Just 64.2 percent of adults have a job or are looking for one – the lowest participation rate since 1984. The number has been shrinking for four years. It suggests many people remain discouraged about their job prospects even as hiring is picking up.
A falling unemployment rate is vital for Obama, who is 19 months from a re-election vote and facing a lineup of potential Republican challengers who will make his stewardship of the economy the dominant issue.
President Ronald Reagan had low job-approval ratings in his first term, when unemployment surged to 10.4 percent. By Election Day 1984, the unemployment rate had sunk to 7.2 percent. Reagan won a landslide victory.
“Although we got good news today, we have to keep the momentum going,” Obama told workers at a UPS shipping facility in suburban Maryland. “There are still millions of Americans out there that are looking for a job that pays the bills.”
Just 15 percent of Americans surveyed in mid-March said the economy had improved in the past month, according to an Associated Press-GfK poll. That’s a sharp decline from January, when 30 percent said so. And 28 percent said the economy would worsen. It’s the largest percentage to say so since the question was first asked in December 2009.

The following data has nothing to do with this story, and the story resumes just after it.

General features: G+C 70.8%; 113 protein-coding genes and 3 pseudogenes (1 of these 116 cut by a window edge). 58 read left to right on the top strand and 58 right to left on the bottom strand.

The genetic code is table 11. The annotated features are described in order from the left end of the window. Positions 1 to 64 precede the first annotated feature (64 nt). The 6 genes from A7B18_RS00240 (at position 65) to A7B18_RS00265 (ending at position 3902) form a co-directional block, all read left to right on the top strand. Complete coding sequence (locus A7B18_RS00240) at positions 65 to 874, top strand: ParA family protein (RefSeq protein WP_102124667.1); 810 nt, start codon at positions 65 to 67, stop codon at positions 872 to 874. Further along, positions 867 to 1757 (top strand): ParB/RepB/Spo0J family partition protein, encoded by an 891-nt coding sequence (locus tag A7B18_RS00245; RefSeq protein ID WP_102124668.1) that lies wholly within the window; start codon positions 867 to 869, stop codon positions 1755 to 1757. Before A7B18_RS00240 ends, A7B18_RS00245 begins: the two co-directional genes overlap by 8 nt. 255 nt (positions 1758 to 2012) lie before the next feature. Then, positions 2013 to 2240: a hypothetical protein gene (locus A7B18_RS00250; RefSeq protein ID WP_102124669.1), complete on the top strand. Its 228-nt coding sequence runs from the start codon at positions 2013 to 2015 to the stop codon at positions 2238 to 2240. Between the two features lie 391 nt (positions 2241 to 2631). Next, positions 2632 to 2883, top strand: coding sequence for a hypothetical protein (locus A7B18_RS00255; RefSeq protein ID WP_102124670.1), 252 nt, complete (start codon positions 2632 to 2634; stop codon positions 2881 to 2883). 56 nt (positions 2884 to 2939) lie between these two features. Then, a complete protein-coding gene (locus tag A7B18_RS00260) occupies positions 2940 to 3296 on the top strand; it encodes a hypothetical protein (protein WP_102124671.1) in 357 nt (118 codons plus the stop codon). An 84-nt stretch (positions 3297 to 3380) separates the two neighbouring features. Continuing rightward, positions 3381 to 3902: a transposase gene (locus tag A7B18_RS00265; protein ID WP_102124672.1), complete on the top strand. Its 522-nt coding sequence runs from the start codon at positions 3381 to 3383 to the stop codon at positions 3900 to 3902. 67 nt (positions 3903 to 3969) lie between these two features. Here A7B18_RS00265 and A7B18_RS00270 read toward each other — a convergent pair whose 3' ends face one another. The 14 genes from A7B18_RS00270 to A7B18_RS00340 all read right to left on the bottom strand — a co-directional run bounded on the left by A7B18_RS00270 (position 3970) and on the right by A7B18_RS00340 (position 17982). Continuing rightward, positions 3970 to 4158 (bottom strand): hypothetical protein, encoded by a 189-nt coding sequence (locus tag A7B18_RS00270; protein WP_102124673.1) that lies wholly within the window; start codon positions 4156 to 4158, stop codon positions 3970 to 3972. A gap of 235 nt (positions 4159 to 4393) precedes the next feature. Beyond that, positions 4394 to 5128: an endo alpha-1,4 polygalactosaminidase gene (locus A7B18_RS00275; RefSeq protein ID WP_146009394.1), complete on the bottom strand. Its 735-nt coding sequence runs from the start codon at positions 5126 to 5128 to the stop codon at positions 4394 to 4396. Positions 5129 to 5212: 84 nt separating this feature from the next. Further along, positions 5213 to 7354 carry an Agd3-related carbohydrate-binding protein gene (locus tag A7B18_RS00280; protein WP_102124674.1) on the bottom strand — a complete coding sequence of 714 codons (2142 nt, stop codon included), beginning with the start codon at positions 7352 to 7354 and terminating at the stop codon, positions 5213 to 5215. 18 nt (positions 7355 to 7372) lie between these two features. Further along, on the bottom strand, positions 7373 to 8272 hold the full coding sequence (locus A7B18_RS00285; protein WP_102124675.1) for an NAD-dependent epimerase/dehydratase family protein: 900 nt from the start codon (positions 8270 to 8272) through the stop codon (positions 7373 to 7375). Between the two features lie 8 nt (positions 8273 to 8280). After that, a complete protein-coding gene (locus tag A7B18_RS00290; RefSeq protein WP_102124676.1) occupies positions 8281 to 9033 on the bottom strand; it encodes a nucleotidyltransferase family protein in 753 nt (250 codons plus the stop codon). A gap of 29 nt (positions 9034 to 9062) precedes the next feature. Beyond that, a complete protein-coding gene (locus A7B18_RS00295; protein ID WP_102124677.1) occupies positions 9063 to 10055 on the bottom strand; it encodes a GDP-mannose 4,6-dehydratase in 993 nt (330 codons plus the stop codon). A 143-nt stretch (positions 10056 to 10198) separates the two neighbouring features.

“It’s good for Obama that unemployment is falling,” said Terry Madonna, a political scientist at Franklin & Marshall College in Pennsylvania. “But ultimately, what voters care about is whether this recovery is helping them. Can the kids go to college? Can I pay the mortgage? Can I take a vacation?”
Even those who are working have less spending power than they did a year ago. Wages were flat in March. And over the past 12 months, they’ve trailed inflation. Workers have scant bargaining power to demand raises because the job market is still healing only slowly.
Job growth is getting no help from local governments, which cut 15,000 workers last month while wrestling with budget shortfalls. They are expected to keep shedding jobs.
Also, housing remain depressed in many cities, weighed down by falling prices and rising foreclosures. Construction spending dropped in February to a 12-year low.
Higher food and gas prices are also leaving consumers with less income to spend on other goods and services.
Including part-time workers who would prefer full-time work, plus people who have given up looking altogether, roughly 24 million people were “underemployed” in March. That’s 15.7 percent of the work force.